The sale of “Walmarthon”, the beautiful 41-acre estate of the late Charles S. Walton, to the Eastern Baptist Theological Seminary, as announced in “The Suburban” of April 27, stirs many memories among those who have lived in this vicinity since before 1913, the year that the 40-room house was built by one of Radnor township’s most prominent families. Perhaps the most vivid of these to the general public is that of the Harvest Home Fete given on the grounds of the Walton estate on October 14 and 15, 1915, two years after the completion of one of “the lordly castles of the Main Line.” It was the largest affair of the kind that had been given in the vicinity up to that time. And in the memory of this columnist there has never been one since to equal it.
Founded in 1912 by a group of public-spirited citizens with the purpose of improving the health and living conditions i this community, the Neighborhood League was an organization that needed both funds and the support of the community to carry on its fast-expanding program of activities that reached from Radnor to Paoli, out of a meeting in May, 1912. At the home on St. Davids road, formerly occupied by the Charles Waltons, had come the organization of the Neighborhood League. The family always lent its active support. When plans were made for a large money-making affair for the benefit of the League, it was the Waltons who offered the grounds of their beautiful new estate for that purpose. The object of the Harvest Home Fete, as stated in its extensive publicity, was “to aid the Neighborhood League, which is constantly lending a helping hand to the sick and needy from Radnor to Paoli.”
And in spite of inclement weather the Harvest Home Fete turned well over $3500 into the treasury of the league at the end of two days at the walton estate and a third day at the Saturday Club. Never have so many organizations cooperated on one local affair, never have so many individuals worked so faithfully and so long on any one project.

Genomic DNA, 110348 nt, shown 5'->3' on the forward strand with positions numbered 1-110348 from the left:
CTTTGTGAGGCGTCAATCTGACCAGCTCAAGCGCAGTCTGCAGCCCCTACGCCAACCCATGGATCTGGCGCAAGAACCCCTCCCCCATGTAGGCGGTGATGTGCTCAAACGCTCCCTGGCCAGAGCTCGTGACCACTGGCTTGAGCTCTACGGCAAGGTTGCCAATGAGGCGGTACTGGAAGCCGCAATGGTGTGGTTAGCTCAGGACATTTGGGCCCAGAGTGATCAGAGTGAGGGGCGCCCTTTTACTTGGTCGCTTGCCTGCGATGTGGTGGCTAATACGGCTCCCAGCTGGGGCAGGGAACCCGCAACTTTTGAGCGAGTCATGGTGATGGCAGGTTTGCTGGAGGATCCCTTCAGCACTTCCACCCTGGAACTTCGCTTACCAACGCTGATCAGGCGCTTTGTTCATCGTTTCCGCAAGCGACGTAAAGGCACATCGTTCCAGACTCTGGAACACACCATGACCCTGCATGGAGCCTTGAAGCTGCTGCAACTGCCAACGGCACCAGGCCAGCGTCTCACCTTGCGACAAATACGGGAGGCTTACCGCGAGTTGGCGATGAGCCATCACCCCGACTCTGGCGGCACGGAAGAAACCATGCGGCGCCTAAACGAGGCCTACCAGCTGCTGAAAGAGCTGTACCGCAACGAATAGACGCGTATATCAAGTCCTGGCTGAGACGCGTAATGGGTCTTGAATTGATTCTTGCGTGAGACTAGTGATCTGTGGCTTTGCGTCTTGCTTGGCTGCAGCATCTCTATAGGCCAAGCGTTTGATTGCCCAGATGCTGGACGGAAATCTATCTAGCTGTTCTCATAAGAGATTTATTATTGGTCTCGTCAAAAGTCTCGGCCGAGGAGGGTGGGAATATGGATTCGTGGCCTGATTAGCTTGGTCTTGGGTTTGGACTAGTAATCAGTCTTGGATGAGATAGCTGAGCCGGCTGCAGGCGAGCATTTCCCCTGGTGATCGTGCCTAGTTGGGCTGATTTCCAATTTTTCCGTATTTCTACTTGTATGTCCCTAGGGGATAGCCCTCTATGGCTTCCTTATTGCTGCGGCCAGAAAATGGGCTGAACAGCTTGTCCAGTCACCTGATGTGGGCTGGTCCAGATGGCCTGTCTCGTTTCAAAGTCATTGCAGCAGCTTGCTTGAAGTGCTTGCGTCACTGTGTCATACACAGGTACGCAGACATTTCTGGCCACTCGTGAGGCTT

Heading the organization of the entire affair was Miss Grace Roberts, whose executive ability showed itself in her management of so many groups of people. There were all the churches of Wayne, the Nursing Committee of the Neighborhood League, the Bryn Mawr Social Service, the Garden Club, Saturday Club, the George W. Childs Library, Primary Class, Radnor Presbyterian Church, Friends Meeting, Men’s Club of Wayne, W. C. T. U., North Wayne Protective Association, Wayne Public Safety Association, Radnor Fire Company, Radnor Township Commissioners, Boy Scouts, Camp Fire Girls. Even some 36 years afterwards almost all of these organizations are in existence in Wayne. Two, however, are reminiscent of a time that is past, the Suffrage group and the Anti-Suffrage group! Both did their share at the fete. The Suffrage Party, headed by Miss Anna Atkinson, had charge of the “Baby Rest Tent” while the Anti-Suffrage Party, headed by Mrs. J. Gardner Cassatt, had the “Practical Booth”.